Setbacks in Solar Energy from COVID-19

Posted: August 5, 2020

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The extraordinary growth in solar energy has been stopped in its tracks as a result of the global pandemic. Many new projects that would have made 2020 the largest growth year for the sector to date have been put on hold for the foreseeable future. Luckily, the stalled growth of the solar sector is just that – projects have simply been put on hold. As the world transitions to a new post-pandemic society, growth in solar power generation will resume its upward trajectory. While two decades of growth in the solar energy sector has been stunted by the coronavirus pandemic, the outlook for the future remains positive. 


In current times the effects of global shutdowns due to the coronavirus pandemic are far reaching and unrelenting. Although the renewable energy sector has seen extraordinary expansion year after year for the past twenty years, growth is looking to level off in 2020 due to COVID-19. That does not mean it will be flat for the foreseeable future. Luckily, the outlook remains positive and it appears progress in the solar sector has merely been put on pause causing a small delay to anticipated growth. According to the International Energy Agency, solar power was the second-fastest growing renewable source after wind in 2019 and will remain a major driver as the world continues to transition away from fossil fuels to renewable energy sources [1]. Much like the oil and gas industry and many other sectors of the economy, solar energy development was stunted by the coronavirus resulting in operating changes for the business model to remain viable. While two decades of growth in the solar energy sector has been stalled by the coronavirus pandemic, the outlook for the future still remains positive. 

Types of Solar Panels

Before beginning to investigate solar’s altered growth trajectories as a result of the global pandemic, an overview of the sector must first be covered. Solar panels utilize semiconducting materials to harness energy from sunlight and convert it to electricity that can be stored. The three major types solar cells used to capture light are monocrystalline, polycrystalline, and thin-film. Monocrystalline and polycrystalline panels are both made from wafers of silicon framed together in rectangular housings covered with a glass sheet [3]. The composition of silicon varies between the two because monocrystalline is cut from a single crystal of silicon while polycrystalline is created by melting, then molding fragments of silicon crystals [3]. Thin-film solar panels are most commonly made from cadmium telluride (CdTe), amorphous silicon (a-Si), or Copper Indium Gallium Selenide (CIGS) placed between two transparent, conducting layers of material with electrodes to capture electricity [3]. The majority of residential and commercial solar panels are made from either monocrystalline or polycrystalline materials for several reasons. Monocrystalline are the most efficient and long-lasting solar cells with a current maximum efficiency in 2020 of 22.6%, but they are also the most expensive because during the manufacturing process they are cut from a single crystal of silicon [4]. Polycrystalline solar panels generally have an efficiency of 14% to 16% and as a result, require more surface area for the same energy generation, but they are cheaper to manufacture [4]. Thin solar panels are much less expensive to produce, can be flexible, and can handle higher temperatures, but require a lot of space to be efficient and degrade faster than the other two types [4].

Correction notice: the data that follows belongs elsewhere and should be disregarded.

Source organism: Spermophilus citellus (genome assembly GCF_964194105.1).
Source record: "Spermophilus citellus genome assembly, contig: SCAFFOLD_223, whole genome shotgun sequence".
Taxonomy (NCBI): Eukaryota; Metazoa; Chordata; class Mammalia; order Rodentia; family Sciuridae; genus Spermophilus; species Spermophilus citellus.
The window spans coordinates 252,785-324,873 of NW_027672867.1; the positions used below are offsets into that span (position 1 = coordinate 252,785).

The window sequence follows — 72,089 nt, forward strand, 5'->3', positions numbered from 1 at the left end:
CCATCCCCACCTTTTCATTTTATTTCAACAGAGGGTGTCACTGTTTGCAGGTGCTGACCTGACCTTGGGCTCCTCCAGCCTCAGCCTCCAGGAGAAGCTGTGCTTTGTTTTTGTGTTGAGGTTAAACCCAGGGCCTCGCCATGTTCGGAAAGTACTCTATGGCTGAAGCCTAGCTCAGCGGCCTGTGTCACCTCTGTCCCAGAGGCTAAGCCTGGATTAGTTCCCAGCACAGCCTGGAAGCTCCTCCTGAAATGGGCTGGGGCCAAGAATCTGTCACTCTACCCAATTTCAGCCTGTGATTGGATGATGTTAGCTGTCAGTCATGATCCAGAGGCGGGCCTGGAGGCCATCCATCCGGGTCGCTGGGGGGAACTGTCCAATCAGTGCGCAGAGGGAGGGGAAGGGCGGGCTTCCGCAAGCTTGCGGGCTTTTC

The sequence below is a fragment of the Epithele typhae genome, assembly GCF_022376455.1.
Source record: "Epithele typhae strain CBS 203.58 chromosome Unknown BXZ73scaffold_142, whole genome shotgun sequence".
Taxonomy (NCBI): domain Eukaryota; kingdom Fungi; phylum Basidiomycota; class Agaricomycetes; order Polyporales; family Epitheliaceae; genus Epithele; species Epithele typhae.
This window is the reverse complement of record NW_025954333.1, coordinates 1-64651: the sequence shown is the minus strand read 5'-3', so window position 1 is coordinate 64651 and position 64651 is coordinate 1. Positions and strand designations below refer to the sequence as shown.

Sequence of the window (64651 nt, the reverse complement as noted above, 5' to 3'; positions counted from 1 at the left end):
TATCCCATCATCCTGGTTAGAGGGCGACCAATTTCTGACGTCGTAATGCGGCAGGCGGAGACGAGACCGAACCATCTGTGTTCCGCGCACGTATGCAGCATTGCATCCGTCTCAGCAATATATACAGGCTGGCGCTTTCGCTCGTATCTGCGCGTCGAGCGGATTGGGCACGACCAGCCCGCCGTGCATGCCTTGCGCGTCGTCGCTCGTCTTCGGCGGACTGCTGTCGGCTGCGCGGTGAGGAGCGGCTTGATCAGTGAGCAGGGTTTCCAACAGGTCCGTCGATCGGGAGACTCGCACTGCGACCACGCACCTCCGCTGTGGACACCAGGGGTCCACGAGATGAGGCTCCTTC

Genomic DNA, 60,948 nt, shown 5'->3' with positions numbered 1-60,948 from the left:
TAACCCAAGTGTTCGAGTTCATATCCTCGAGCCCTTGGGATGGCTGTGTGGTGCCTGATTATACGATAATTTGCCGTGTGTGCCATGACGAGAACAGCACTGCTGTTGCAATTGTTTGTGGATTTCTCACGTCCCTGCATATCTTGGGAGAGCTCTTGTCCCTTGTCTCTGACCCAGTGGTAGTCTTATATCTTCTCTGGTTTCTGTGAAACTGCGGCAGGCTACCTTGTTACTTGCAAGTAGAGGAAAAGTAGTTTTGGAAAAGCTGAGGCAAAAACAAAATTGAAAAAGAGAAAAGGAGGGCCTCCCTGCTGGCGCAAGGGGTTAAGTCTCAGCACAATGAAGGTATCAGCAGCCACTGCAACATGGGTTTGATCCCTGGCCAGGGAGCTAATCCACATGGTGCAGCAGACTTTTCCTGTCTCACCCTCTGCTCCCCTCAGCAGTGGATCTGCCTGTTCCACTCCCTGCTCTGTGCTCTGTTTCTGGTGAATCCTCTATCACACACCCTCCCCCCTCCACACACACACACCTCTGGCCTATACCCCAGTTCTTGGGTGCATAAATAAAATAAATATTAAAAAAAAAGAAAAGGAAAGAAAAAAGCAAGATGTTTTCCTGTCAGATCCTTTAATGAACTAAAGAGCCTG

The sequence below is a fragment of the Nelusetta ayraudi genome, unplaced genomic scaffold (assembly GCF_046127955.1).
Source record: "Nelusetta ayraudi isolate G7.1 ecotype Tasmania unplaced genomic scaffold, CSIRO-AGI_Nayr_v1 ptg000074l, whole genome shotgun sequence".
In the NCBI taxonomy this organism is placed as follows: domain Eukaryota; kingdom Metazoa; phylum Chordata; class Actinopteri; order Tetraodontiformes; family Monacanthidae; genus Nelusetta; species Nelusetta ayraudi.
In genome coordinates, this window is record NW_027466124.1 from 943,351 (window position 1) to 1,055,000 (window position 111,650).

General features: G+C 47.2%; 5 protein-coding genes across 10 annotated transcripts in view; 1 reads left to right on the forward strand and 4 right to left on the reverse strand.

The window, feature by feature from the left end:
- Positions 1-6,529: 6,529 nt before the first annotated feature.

There is also the distinction between commercial or industrial solar projects and a residential installation. The commercial and industrial (C&I) solar projects tend to be much larger with additional permitting, design work, area footprint, and overall cost. While the panels are larger and cost more because they use 96 cells per panel instead of the 72 cell residential standard, they are more efficient and generate a lower cost per watt [6]. The size and scope for a residential installation is much smaller, so it can generally be designed and built for less cost in a shorter time frame. Residential panels can also be leased from the utility company or owned outright by the homeowner. The major difference between these two options is whether the tax incentives go to the homeowner or the utility provider [7].

Solar Growth Pre-Pandemic